Question: (Closed) Alternative splicing prediction
0
gravatar for rajesh
3.2 years ago by
rajesh 60
India/Chandigarh/
rajesh 60 wrote:

Is there is no algorithm that can predict alternative splicing event in human genome. Thanks in advance...

rna-seq chip-seq sequence genome • 1.7k views
ADD COMMENTlink modified 24 months ago by RamRS25k • written 3.2 years ago by rajesh 60

Do you mean predict on the basis of gene sequence which of its exons are constitutively spliced vs which ones are alternatively spliced?

ADD REPLYlink written 3.2 years ago by Satyajeet Khare1.5k

yeah prediction on the basis of gene sequence.

ADD REPLYlink written 3.2 years ago by rajesh 60

I see some tools online such as ASSP, AVISPA, HSF. Have you tried any of these? Do they work for your kind of analysis?

ADD REPLYlink written 3.2 years ago by Satyajeet Khare1.5k

I want to develop my own. So how can i beat them..could you have any idea...

ADD REPLYlink written 3.2 years ago by rajesh 60

Do you mean what they are lacking? I don't know for sure. For any tool, you can either increase the efficiency or add more features to it. You can collaborate with a biologist and compare all these tools for their efficiency if no one has done it so far. May be that will give a clue.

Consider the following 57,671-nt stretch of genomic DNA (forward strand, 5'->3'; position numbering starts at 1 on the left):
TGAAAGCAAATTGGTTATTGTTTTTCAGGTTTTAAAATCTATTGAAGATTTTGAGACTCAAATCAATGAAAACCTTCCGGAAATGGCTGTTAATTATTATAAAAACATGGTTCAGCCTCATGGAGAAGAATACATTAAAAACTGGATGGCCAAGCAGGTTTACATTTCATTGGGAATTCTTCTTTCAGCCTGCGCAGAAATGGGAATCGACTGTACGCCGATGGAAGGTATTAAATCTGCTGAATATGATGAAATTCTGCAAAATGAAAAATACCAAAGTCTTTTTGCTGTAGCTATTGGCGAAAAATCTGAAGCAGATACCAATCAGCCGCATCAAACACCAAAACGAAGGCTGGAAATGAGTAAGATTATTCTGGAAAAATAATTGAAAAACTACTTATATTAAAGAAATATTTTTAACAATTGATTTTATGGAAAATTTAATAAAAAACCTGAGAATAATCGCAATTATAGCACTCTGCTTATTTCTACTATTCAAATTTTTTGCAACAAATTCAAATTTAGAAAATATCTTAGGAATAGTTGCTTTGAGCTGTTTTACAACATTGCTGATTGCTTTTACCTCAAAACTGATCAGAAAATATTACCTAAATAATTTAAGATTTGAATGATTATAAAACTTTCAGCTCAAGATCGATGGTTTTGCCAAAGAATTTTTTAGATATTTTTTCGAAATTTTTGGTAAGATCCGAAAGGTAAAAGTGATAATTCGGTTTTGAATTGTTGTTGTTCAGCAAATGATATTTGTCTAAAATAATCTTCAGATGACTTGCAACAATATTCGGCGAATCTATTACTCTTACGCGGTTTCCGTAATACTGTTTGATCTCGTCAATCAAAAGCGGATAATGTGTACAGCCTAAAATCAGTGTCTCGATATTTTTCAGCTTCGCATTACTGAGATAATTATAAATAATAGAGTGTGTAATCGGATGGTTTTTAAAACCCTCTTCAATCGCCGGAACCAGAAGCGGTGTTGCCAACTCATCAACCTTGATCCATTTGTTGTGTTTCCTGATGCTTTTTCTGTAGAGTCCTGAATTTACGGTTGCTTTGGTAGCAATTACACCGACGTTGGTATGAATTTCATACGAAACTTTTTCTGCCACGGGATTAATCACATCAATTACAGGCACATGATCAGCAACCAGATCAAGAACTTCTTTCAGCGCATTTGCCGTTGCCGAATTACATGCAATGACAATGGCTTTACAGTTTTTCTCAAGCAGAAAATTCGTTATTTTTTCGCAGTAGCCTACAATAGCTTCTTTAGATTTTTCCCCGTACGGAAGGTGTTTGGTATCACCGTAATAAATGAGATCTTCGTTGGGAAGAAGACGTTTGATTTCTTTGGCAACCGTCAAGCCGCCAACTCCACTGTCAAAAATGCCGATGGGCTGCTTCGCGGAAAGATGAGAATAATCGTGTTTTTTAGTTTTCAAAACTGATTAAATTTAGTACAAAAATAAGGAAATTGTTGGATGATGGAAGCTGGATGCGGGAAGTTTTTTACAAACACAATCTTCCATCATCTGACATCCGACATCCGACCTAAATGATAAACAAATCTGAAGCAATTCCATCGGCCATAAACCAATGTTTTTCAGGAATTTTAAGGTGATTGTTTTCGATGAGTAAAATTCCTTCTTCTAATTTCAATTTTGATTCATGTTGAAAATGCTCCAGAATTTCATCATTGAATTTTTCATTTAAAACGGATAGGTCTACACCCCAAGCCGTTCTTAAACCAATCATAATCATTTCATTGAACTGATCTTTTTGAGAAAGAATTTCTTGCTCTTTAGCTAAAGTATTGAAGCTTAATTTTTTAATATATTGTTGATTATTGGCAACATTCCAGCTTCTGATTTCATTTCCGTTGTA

ADD REPLYlink modified 3.2 years ago • written 3.2 years ago by Satyajeet Khare1.5k

Hello rajesh !

We believe that this post does not fit the main topic of this site.

OP does not respond to posts after asking questions. Question closed until OP responds.

For this reason we have closed your question. This allows us to keep the site focused on the topics that the community can help with.

If you disagree please tell us why in a reply below, we'll be happy to talk about it.

Cheers!

ADD REPLYlink written 24 months ago by RamRS25k
0
gravatar for vakul.mohanty
3.2 years ago by
vakul.mohanty240
United States
vakul.mohanty240 wrote:

There are plenty of bioinformatic tools out there that predict alternative splicing events from RNAseq (or other data, I'm not sure). (http://www.ncbi.nlm.nih.gov/projects/SNP/snp_ref.cgi?rs=4680). You look through the tools listed in the link to find a tool that suits your need.

ADD COMMENTlink written 3.2 years ago by vakul.mohanty240
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